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Week 7: Watersheds
This week is National Drinking Water Week.
Our drinking water depends on the quality
and health of our forests and waterways.
What is a watershed?
A watershed is all of the land that drains runoff (from precipitation)
into a body of water, such as a creek, river, lake, bay or ocean.
Everyone lives, works, plays and uses water from a watershed!
For further explanation watch THIS video from the North Texas
Municipal Water District.
Find Your Watershed:
Head over to Lakes Environmental Association's virtual
watershed map HERE.
Try zooming in and out to see how a watershed
can change depending on scale.
Find where you live on the interactive map and
answer the following questions:
1. What watershed do you live in?
2. What is the closest body of water to your home?
Upstream / Downstream:
The watershed you live in is affected by what people upstream
are doing. In western Maine, the health of our forests protects our
water which also protect water for folk downstream in Portland.
Portland Water District supplies water to over 200,000 customers.
Sebago Lake and the Sebago Lake watershed provide such
excellent quality of water that filtering it is unnecessary.
Click each map for a closer view to see the difference scale can
play when you think about a watershed. Maps courtesy of
Greater Lovell Land Trust, Lakes Environmental Association
and Portland Water District.
A Crumpled Watershed Map
Click HERE for the lesson and instructions on how to
create a watershed "map" with a crumpled piece of paper,
markers and water.
Sing A Song:
We All Use Water
(To the tune of "Frere Jacques")
Drinking water, drinking water
You and me, you and me
Everyone is thirsty
So we're drinking water
Sip, gulp, slurp! Sip, gulp, slurp!
Going swimming, going swimming
In the pool, in the pool
Soon I'll be nice and cool
Playing in the swimming pool
Jumping in! Jumping in!
Now I'm bathing, now I'm bathing
Squeaky clean, squeaky clean
Playing with the bubbles
Washing my arms and legs
Splish, splash, splish! Splish, splash, splish!
Enter Portland Water District's Photo Contest:
May 3-9th, 2020
May 3-9th is National Drinking Water Week.
Our friends at Portland Water Disctrict are
holding a photo contest with prizes!
Visit their website: www.pwd.org for contest rules.
You can post entries via their Facebook page as well.
Water Coloring Pages:
Print out & color one of these amazing water-themed
coloring pages from Sebago Clean Waters, featuring
local artists Hilary Irons & Sarah Lederer.
Build Your Own Mini-Water Cycle
For directions click HERE.
Each week we feature a lesser known naturalist in our Pocket Journal Series.
In this space you will find the full quote and more information about the author. Enjoy.
Amara Ifeji & Melissa Tian, Bangor High School Seniors
“Our initiative to co-lead the Stormwater Management and Research Team (SMART) stems from the rights of those who are robbed of access to clean drinking water and is our way of rewriting the narrative of our future.”
These talented young leaders have already built quite a resume for themselves including:
--Maine Environmental Education Association 2019 Students of the Year
--Leaders in the Maine Environmental Changemakers network
--Keynote speakers of the 2019 Changemakers gathering, where they spoke about their work in social and environmental justice, their personal experiences dealing with racism and being underrepresented in the STEM fields, and finding solutions to environmental challenges in their community.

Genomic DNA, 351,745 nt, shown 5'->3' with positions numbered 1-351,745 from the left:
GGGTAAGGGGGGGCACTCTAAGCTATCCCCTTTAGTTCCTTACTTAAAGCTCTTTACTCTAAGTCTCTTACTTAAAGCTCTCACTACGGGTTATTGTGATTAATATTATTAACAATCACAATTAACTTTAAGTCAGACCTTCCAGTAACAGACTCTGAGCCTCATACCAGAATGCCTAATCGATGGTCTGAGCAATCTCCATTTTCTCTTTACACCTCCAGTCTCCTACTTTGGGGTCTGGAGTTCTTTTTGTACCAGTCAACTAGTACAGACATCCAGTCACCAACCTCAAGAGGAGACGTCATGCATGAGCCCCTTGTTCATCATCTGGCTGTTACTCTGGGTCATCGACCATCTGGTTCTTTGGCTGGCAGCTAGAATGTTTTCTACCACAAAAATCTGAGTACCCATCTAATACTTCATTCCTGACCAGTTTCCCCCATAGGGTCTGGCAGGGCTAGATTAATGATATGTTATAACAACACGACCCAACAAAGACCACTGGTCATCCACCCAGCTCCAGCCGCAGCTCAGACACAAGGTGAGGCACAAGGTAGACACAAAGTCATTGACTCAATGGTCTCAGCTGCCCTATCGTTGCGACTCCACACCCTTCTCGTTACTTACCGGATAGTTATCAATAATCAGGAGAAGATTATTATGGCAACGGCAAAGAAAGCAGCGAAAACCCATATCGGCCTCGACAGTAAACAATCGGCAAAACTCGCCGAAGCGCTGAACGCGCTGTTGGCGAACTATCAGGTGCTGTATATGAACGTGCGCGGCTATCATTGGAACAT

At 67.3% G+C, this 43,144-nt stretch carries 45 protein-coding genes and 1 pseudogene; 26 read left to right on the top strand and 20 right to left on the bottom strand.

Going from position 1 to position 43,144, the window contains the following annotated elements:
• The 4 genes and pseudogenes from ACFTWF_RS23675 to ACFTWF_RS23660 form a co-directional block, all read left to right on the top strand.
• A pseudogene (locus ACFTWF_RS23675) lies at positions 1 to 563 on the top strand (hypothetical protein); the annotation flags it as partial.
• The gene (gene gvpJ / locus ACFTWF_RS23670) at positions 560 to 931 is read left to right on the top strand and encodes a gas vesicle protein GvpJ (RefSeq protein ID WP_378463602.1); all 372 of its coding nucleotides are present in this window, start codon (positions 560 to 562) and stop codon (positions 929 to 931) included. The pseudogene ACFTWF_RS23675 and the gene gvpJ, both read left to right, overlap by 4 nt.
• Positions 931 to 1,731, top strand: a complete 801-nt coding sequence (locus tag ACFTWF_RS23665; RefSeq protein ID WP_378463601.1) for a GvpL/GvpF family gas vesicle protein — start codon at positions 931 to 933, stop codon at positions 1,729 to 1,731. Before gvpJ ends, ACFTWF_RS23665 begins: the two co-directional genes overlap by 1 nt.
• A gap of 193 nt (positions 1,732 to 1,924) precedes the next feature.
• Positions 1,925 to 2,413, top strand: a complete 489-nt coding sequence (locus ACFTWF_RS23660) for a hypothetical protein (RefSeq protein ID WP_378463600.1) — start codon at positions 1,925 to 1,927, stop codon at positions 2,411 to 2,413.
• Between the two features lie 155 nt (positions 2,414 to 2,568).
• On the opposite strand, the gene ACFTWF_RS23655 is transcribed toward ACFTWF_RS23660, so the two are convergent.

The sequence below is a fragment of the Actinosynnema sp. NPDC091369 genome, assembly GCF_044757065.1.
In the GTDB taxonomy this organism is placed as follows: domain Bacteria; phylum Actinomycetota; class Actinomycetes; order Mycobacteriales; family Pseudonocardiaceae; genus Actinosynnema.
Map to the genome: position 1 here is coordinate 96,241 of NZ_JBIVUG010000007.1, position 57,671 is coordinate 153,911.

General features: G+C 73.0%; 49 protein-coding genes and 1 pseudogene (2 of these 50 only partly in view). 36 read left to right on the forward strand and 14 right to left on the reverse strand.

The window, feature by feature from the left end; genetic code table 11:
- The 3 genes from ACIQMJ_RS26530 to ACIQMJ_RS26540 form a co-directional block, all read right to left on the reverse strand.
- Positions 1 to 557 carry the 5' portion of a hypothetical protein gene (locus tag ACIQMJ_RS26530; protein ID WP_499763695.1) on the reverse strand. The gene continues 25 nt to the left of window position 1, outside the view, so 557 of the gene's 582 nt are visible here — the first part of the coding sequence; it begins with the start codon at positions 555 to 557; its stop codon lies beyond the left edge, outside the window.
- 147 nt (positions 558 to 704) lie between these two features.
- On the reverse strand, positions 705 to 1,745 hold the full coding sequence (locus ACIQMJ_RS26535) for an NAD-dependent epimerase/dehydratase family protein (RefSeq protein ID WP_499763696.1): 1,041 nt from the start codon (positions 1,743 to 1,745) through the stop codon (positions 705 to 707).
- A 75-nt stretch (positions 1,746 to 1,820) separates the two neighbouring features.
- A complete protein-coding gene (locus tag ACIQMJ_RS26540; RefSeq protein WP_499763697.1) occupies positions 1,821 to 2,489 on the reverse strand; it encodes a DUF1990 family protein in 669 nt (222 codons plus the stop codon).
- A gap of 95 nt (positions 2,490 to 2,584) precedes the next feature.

-BioGENEius International Finalist
-BioME state competition 1st Place Award
-Maine State Science Fair (MSSF) 1st (2020), 2nd (2018),
and 3rd (2019) Place Category Award
-Regeneron Science Talent Search Top 300 Scholar
-Regeneron International Science and Engineering Fair Best of Category
-MSSF 1st place in category (2017, 2018, 2019, 2020)
-MSSF 2nd(2020) and 3rd(2019) place grand award
Amara and Mel have been involved in independent storm-water research for multiple years while in high school, and with their research have dedicated themselves to working with other high school students from across Maine. In particular, they reach those from marginalized backgrounds, so that they can also learn how to test the quality of water in their local streams and find an interest in environmental science, technology, engineering, and math (STEM). They are both passionate about challenging the norms in environmental-STEM and are building pathways for other young women of color to become more involved in independent research.
This summer, they cohosted the Stormwater Management and Research Team (SMART) Summer Institute, to train and excite other young women about a future in environmental-STEM. Amara and Mel are extremely rare high schoolers and are also motivated to learn skills such as grant writing in order to further their projects. They recently wrote and submitted a grant to a local Maine environmental foundation in hopes of gaining more funding to hold additional SMART trainings.
The Changemakers network emphasizes the power of collaborative and transformational leadership; where young leaders are not simply replicating what they see in others in positions of power but are truly listening to the needs of their community, and are finding the authentic ways in which they can contribute to solving problems and leading forward innovative solutions. Amara and Mel exemplify this type of leadership. They could simply forge ahead by themselves, but instead they are constantly collaborating, building up folks around them, working together to offer opportunities for others to advance, and innovating creative solutions that could not happen without these diverse teams that reflect the community. Amara and Mel’s authentic, collaborative, courageous leadership style is the future of leadership!
Upper Saco River Subwatershed
Sebago Lake Watershed
Casco Bay Watershed
Amara Ifeji & Melissa Tian